While the industry is on track to sell 17 million new vehicles this year, the aftermarket continues to hold an 80-percent share of the service market. What would happen to that if we start putting the customer first, train our staffs and increase our service absorption?
Recently, one of our fixed operations specialists spent two days at a dealership completing a complimentary performance evaluation of their service and parts operations, at the request of the dealer. Once the evaluation was complete, a review meeting was held with the dealer and his management team to identify their “opportunities for improvement” in their fixed operations department. This included outlining the potential for improved processes, strategies, compensation plans, marketing and management practices.
We explained what areas needed attention in order to improve employee productivity and overall departmental performance, and since we are a fixed operations training company, presented a customized training plan for the dealership’s fixed operations team.
As with any good sales presentation, we closed the meeting by outlining the dealer’s training investment, and the dealer responded with:
“Thank you very much but our service operations are not broken. We’re doing just fine and don’t really need any help. We can do this ourselves and don’t need to spend the money for training.”
Take a look at this dealer’s fixed operations performance (see chart), compared to industry guides and consider how you might reply to this dealer.
Well, with this kind of short-sighted thinking, one might respond: “If this operation ain’t broke … break it!”
Wait, it gets worse. This service department is closed on Saturday. Could this have something to do with a 15-percent decline in customer count? Or maybe their below-average CSI is the result of being closed on Saturday? And the obvious question is: If a dealer thinks they can make the necessary changes to improve performance and profitability by themselves, why have they not already done so? What are you waiting for?
Why are your fixed ops employees not on performance-based pay plans that compensate to motivate? Why are your service advisors failing to present maintenance menus that educate and train your customers on how to properly service their vehicles? Are they advising your customers of necessary and recommended repairs that ensure your customers are driving a safe and reliable vehicle? Why are there hourly technicians producing 20 hours or less per 40-hour work week? I’m guessing you’re getting my point by now.
When you hear the objection, “We don’t need to spend the money for training,” when it comes to investing in a fixed ops team, you can’t help but recognize the money being spent to move new and used cars.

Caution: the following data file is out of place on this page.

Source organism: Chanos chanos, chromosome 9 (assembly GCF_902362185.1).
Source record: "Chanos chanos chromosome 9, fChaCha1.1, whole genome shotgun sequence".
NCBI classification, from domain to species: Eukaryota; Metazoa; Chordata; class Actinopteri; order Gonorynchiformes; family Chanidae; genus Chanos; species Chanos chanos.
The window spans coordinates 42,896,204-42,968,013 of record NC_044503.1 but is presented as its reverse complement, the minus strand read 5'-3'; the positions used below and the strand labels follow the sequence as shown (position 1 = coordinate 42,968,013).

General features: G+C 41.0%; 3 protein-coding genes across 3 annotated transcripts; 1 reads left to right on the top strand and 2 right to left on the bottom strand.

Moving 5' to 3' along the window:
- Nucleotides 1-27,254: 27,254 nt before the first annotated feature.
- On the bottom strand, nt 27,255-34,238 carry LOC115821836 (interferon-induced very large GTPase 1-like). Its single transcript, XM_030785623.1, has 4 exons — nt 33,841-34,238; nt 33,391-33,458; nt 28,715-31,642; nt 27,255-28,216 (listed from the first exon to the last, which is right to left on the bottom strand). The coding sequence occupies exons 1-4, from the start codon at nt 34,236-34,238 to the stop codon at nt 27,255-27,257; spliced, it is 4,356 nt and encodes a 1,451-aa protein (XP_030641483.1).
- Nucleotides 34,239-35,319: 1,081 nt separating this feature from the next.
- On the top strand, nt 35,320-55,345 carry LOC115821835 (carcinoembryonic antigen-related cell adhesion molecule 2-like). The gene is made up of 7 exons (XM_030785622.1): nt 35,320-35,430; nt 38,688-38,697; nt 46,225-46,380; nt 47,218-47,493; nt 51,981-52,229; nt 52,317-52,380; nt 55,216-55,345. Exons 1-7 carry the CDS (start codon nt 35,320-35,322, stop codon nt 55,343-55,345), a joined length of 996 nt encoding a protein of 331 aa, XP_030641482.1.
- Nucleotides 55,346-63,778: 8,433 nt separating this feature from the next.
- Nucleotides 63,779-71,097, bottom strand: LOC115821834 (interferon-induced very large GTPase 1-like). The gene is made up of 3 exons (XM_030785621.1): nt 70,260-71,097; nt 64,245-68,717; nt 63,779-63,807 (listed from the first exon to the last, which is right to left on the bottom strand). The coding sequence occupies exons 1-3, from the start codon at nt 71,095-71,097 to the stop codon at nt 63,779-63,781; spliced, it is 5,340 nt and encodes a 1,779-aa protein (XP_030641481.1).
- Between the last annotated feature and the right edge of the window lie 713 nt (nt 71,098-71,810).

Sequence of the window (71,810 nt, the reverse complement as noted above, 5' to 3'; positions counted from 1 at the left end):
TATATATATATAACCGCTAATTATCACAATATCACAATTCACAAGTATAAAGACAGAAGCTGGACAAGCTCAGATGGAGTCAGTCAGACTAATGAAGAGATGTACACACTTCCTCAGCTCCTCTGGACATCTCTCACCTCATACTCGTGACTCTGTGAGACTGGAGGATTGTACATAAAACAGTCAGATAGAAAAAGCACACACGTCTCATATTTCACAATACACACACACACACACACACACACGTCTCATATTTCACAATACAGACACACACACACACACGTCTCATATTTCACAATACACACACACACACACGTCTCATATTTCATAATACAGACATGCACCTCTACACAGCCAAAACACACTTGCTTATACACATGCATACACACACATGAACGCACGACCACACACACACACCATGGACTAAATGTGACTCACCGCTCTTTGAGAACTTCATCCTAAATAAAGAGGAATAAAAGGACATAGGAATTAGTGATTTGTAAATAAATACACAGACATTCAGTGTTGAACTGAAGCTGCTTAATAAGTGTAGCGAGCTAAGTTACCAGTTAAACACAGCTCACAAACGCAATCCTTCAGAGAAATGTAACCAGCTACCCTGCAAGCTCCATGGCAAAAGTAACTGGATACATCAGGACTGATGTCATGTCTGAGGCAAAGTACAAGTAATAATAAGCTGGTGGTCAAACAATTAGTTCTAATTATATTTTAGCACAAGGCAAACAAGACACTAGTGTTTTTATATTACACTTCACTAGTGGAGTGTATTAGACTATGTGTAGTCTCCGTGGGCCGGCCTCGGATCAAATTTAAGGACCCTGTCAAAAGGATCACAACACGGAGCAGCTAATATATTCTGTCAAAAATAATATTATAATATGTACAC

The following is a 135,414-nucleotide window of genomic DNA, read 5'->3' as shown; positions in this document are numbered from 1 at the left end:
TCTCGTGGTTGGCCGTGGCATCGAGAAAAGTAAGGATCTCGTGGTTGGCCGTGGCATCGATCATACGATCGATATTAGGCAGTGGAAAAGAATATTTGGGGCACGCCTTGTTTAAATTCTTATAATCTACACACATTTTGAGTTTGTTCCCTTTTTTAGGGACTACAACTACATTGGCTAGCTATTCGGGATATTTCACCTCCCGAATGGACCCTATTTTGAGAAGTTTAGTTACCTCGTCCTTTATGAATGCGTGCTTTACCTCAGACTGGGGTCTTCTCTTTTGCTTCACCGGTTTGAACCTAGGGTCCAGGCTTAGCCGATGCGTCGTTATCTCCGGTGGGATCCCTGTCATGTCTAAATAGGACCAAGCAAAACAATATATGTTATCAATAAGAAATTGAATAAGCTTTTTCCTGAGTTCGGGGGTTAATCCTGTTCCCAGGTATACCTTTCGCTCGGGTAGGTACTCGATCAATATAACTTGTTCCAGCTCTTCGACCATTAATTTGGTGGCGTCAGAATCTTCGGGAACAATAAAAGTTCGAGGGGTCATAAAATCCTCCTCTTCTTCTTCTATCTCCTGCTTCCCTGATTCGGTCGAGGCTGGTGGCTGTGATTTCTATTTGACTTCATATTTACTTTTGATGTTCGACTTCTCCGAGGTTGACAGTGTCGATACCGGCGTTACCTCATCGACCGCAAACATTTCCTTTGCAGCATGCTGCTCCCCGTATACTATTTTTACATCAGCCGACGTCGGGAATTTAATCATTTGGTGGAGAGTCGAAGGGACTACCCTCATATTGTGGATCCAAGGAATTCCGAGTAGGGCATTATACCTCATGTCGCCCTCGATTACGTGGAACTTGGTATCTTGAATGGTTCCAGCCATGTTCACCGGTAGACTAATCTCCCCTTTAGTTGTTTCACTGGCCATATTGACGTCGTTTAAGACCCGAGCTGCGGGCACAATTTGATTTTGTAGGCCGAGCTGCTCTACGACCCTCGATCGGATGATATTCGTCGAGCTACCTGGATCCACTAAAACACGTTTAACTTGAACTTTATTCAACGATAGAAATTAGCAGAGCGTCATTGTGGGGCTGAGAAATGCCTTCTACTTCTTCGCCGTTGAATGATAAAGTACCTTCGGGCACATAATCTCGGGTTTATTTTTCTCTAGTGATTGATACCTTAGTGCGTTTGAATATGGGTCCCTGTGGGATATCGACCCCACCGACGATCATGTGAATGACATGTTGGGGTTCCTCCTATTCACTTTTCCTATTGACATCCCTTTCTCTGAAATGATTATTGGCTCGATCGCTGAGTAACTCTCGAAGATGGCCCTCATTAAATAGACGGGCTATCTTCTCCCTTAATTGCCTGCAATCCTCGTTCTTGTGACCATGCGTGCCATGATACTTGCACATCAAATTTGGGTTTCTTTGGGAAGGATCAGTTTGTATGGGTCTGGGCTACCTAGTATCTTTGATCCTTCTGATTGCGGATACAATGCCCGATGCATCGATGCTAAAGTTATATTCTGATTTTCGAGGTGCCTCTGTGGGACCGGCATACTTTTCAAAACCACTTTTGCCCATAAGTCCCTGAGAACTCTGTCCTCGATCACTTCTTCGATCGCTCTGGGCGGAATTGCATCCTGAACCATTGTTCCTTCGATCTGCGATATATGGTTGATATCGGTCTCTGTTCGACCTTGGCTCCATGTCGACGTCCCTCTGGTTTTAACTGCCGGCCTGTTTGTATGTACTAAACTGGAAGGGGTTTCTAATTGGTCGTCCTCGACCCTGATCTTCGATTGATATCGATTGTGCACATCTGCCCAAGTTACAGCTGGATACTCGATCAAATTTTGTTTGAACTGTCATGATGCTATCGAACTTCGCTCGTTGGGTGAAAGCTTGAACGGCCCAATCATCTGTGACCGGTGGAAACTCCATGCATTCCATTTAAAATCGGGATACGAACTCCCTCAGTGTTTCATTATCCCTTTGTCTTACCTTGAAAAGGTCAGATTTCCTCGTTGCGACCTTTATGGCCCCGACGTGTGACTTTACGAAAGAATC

For example, the average dealer in America, according to NADA Market Data 2017, is spending about $17,000 for the average used car sold so they can make a gross profit of about $2,000 PRU, and would absolutely love to make this sale 100 times a month or more. NADA Data also shows the average dealer is spending more than $600 PRU in advertising to sell a car.
For those of you who don’t see the value in investing in training for your fixed operations team, consider this: The absence of professional training in the dealership outlined previously is costing this dealer $57,000 per month, for a total of $684,000 a year in added customer pay parts and labor gross profits. That’s the equivalent of selling an additional 342 used cars at $2,000 PRU.
In addition, if the service advisors, the BDC staff, the parts counter team and the fixed operations management team were properly trained on effective customer communication skills that exceed the customer’s expectations on each and every visit, they might just have a positive impact on their current underperforming CSI scores.
These scores have a lasting impact on owner retention, and every survey — from manufacturers, J.D. Power or NADA — will tell you that over 75 percent of those service customers who have all their service work performed at their new car dealership will buy another vehicle from that dealership. Sounds like a big pay raise for the dealer.
The dealer used in my example is a nice guy. He has a good fixed operations team. So what is he lacking? The answer is commitment. Commitment to processes, protocols and accountability for performance. He must first get committed to make the necessary changes if he expects his employees to be willing to change.
In our current market, we’re on track to sell about 17 million new vehicles again! This is great news, but we all know this sales pace cannot last forever. Do you remember 2008? Don’t let the good news happening in your sales department become bad news for your fixed operations by neglecting the back half of your store.
How about we focus on increasing our service absorption to recession-proof our dealerships in preparation for the next downturn in vehicle sales? How about we train our advisors how to always put the customer first all day every day? How about we clean up, paint, remodel our customer reception area to match the showroom?
Fixed operations account for about half of a dealer’s net profits so how about you dealers and general managers devote half of your time and efforts in support of your fixed operations team? Have your salespeople had any form of sales and communication skills training? Have your F&I managers had any form of sales and communication skills training? Have your sales managers had any training in desking deals, appraising vehicles and managing a sales team? I’m guessing you “spent the money.”
Wouldn’t you agree your fixed operations team deserves to be trained as well? Will a properly trained employee outperform an untrained one? If you own or are managing a dealership that “ain’t broke,” I challenge you to “break it” and start getting the return on your investment that you deserve.